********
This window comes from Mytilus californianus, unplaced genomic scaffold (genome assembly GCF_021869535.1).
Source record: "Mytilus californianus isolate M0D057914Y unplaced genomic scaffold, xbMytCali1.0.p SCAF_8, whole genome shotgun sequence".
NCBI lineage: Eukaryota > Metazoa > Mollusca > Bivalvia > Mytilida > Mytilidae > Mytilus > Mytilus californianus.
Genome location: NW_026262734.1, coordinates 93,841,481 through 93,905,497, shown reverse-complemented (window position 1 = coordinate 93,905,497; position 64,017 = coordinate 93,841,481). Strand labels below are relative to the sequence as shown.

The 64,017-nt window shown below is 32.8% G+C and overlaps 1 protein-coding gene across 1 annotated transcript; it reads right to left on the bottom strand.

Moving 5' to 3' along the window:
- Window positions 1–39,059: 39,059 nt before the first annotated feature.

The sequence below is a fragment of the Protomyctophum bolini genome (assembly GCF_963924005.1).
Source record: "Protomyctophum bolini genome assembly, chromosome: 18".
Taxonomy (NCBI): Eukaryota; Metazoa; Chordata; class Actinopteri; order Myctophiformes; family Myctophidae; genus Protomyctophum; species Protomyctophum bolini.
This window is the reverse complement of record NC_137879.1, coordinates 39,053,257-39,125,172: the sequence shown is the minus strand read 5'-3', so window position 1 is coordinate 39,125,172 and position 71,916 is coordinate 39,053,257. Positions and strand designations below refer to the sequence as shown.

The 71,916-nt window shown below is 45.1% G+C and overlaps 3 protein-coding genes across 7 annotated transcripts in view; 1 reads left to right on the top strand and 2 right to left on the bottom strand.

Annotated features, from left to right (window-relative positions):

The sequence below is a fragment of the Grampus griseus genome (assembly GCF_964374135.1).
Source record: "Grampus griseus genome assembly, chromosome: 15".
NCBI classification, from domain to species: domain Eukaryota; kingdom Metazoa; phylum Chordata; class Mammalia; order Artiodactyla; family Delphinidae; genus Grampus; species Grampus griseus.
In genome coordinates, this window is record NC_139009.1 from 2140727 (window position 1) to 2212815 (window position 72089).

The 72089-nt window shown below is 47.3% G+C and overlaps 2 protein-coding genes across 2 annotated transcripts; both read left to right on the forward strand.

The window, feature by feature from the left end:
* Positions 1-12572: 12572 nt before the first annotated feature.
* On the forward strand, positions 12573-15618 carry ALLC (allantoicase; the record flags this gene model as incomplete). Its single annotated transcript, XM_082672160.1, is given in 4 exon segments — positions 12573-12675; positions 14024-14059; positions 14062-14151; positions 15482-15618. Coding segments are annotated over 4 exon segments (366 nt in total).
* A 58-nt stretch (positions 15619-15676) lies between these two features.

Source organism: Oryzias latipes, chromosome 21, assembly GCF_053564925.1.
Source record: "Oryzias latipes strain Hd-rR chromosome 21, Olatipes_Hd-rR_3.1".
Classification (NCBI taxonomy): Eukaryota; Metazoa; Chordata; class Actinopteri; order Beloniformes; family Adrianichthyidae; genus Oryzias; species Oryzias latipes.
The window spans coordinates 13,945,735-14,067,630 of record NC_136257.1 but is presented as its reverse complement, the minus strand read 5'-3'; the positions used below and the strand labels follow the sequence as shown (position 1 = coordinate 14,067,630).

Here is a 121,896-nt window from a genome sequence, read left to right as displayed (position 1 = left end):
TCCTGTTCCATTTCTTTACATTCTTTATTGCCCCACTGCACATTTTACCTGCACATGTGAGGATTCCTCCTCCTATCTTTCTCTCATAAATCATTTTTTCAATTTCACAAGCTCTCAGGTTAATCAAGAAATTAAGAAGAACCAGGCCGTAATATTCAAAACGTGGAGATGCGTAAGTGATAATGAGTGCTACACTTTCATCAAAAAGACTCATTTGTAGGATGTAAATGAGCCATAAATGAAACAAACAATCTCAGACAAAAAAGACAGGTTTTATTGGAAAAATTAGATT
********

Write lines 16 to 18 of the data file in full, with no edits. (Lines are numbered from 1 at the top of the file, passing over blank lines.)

NCBI classification, from domain to species: domain Eukaryota; kingdom Metazoa; phylum Chordata; class Mammalia; order Artiodactyla; family Delphinidae; genus Grampus; species Grampus griseus.
In genome coordinates, this window is record NC_139009.1 from 2140727 (window position 1) to 2212815 (window position 72089).

The 72089-nt window shown below is 47.3% G+C and overlaps 2 protein-coding genes across 2 annotated transcripts; both read left to right on the forward strand.